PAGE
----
Maria Louise Bønneløkke Robertson – University of Copenhagen

Waterworlds > Letters from the Field > Maria Louise Bønneløkk...

Beach in Tarawa, Kiribati 

Maria Louise Bønneløkke Robertson

Tarawa, January 2011

On South Tarawa there is a great demand for land, land gets increasingly scarce as the demographic pressure keeps rising. One way of dealing with this scarcity is through land reclamation. Land reclamation is both undertaken as a public enterprise, for example the main port in Betio is constructed on reclaimed land, but also families undertake the task of reclaiming land. The basic concept is that on the sandy lagoon side of the island people build up sea walls at low tide. When the sea wall is constructed sand is mined from the floor of the lagoon at low tide. When the wall is filled in with mined sand it adds a new square of land to the island. The reclaimed land varies in size from less than 100 m2 to several hundred m2. The following is an account of a visit to an old man from South Tarawa. He first lost his reclaimed land in 1981to a big wave from the lagoon. The wave washed away the sea wall and many of his belongings. Today, the sea wall is constructed once again. Parts of it are now cemented to make it a more durable structure. The cement was a donation from the old man's church, the Seventh Day Adventist Church. Today, it is the old man's son and the son's family that live on the land plot

When you enter the land plot near the main road, the first thing you see is the well, it is quite a wide well and the water is 1-2 meters below the ground surface. The sides of the well are supported by metal structures, and on top of the well are the remains of an old boat. The boat is angled so that it shelters the well from dust from the main road and from the vegetation that is atop of it, but the angle also allows quick access to the well from the residential side. As you walk past the well you enter the residential area. In the far end furthest away from the well is the kitchen and the ‘toilet'. The toilet is placed almost on top of the sea wall so as the wastewater runs straight into the lagoon. In the middle are the sleeping quarters, called the buia, and in the other corner across from the kitchen is what resembles a kiakia, which is a smaller version of a buia, and which can be moved around. This kiakia was a raised structure with a view of the lagoon and it was used for sleeping in. The place was very well kept, all the leaves had been swept away, and it the surface of the land plot was covered in finely grained white sand.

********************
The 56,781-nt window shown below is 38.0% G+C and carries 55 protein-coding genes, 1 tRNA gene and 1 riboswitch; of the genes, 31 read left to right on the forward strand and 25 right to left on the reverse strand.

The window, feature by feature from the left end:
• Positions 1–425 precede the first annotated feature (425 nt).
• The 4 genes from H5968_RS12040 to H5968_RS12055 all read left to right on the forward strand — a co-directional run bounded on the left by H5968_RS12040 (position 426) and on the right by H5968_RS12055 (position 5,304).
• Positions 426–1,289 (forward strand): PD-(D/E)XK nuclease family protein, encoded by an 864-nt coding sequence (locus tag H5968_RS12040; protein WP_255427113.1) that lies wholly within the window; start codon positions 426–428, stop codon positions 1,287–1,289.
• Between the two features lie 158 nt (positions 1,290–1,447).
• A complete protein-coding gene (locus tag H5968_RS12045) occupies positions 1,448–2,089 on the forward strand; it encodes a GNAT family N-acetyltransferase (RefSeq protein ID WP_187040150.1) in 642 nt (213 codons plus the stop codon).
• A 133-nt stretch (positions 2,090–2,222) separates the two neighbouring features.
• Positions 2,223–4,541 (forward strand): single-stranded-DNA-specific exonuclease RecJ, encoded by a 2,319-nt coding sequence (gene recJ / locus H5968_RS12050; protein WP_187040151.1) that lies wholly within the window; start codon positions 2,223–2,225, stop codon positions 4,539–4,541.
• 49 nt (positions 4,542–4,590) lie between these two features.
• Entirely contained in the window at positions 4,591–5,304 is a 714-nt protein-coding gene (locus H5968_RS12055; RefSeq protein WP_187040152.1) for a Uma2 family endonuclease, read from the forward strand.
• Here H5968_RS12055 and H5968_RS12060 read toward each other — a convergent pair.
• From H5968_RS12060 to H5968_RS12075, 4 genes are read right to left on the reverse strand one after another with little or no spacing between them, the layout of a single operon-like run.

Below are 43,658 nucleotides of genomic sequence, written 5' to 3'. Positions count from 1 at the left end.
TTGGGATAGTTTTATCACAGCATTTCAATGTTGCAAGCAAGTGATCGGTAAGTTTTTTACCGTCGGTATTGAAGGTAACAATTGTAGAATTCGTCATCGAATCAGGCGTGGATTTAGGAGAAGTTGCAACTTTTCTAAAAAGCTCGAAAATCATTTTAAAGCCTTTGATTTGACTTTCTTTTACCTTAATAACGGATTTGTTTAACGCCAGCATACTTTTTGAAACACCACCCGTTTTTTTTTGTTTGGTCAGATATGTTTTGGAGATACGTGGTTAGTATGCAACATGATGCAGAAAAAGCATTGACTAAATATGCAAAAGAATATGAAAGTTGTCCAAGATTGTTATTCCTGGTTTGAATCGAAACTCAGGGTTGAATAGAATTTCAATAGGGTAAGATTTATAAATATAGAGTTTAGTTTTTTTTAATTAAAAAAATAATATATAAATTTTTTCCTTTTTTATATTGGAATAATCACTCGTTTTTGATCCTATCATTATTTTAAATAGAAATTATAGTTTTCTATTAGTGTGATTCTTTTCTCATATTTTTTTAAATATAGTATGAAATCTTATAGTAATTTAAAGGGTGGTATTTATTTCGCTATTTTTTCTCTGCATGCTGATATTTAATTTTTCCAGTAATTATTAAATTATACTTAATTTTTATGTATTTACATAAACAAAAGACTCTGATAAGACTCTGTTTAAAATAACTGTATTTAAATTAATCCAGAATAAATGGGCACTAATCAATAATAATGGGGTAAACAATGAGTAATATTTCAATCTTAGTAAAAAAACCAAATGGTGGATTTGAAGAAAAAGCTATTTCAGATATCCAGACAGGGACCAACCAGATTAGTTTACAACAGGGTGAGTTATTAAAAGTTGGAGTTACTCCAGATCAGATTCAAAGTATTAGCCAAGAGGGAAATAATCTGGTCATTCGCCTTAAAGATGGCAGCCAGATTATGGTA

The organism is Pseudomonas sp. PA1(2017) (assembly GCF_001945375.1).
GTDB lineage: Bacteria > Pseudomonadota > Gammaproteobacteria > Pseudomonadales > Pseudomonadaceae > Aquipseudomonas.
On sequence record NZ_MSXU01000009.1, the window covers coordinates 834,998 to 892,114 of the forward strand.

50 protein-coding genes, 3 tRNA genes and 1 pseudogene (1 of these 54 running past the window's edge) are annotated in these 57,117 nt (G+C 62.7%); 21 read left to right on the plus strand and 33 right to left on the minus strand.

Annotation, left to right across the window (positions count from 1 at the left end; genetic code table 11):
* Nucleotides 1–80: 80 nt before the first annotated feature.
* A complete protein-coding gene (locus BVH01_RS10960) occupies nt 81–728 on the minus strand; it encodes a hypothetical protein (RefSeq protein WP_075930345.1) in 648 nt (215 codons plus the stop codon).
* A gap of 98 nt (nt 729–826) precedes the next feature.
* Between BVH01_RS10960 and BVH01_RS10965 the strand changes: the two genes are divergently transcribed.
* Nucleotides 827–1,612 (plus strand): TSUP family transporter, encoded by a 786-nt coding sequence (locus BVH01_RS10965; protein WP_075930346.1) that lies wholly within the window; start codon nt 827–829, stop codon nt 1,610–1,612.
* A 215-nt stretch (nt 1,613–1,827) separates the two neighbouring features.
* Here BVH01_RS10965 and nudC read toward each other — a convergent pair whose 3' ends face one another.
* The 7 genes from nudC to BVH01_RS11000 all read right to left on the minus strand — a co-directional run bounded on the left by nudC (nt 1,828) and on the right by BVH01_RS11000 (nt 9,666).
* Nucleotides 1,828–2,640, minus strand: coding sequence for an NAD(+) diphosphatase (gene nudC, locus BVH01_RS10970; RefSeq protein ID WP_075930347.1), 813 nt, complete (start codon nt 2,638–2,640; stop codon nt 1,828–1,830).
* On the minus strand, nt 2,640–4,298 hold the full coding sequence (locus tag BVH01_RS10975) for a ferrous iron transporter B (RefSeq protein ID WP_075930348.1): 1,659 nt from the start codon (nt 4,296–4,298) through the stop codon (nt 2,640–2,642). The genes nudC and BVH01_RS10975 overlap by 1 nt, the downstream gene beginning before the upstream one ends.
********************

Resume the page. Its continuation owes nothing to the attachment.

The old man took us to see the seawall, which is his big concern. The front side of the seawall facing the lagoon was cemented up to around the high tide mark (this visit took place during high tide). On top of the cemented seawall there was yet another meter or so which was just coral rock. This concerned him 'If a big wave come it will just wash away this sea wall because there is no cement.' The sides of the seawall were only built from coral rock. There were several coconut trees on the land, they were low (2-2.5 meters) and had low hanging coconuts on them and the son's wife explained that they also had 3 breadfruit trees. There was a tree at the very front of the land plot by the sea wall, attached to it was a plastic line, and at the end of the line was the 'boat', as the old man called it. This is a technology that allowed them to collect coral stones at low tide and bring them in at high tide. It is two oil Boat to collect coral stones frombarrels each attached to the sides of a board of wood about the size of a 4-person dining table. When the tide is going out you sail this construction on the low water into the lagoon where the coral rocks can be found. At low tide several hundred meters of the lagoon floor is exposed, and at this time you can collect the coral rocks. When the tide comes in the ‘boat' will be filled with coral rocks and with the help of the incoming water the boat is floated back to the shore.

In the surface of the high tide another coral stone construction was visible. It was the beginning of a new land reclamation project. The new sea wall extended another 10 meters into the lagoon, one side was about a meter high and the front wall could be glimpsed under the surface of the high tide, but was still very low. I asked the old man how long his son had been working on the sea wall, and when the new sea wall will be finished. The son had been working for 5 months on the sea wall and the old man estimated 2 years in total to finish the sea wall. However, this structure will have no cement in it whatsoever.

I asked the old man to tell me more about his well. He explained that it is a very special well, and he continued telling me the story of how he and his family dug the well. It was in 1986, before they started digging the old man told the all the men who were digging to pray together that they would find good water. They started digging and soon they reached the water level. It is like milk! The men exclaimed, because the water was mixing with the fine coral sand, which gave the water a milky appearance. The old man warned: Don't taste it! Keep digging until the water is up to your knees. When the water reached their knees, the old man said another prayer that the water would be good. Then they fetched a cup and started tasting the water. Everyone raised their eyebrows in surprise as they tasted the water, and in the end the old man tasted, and he said ‘yes, it tastes like rainwater'. The old man explained that all the other wells on the other side of the road and their neighbors' are salty, but we have well water like rainwater, we don't use any other water than this (this means that they do not rely on the publically reticulated water from the government). It was getting dark and the old man's son turned on an electric florescent tube that hung from the tree that was anchoring the boat.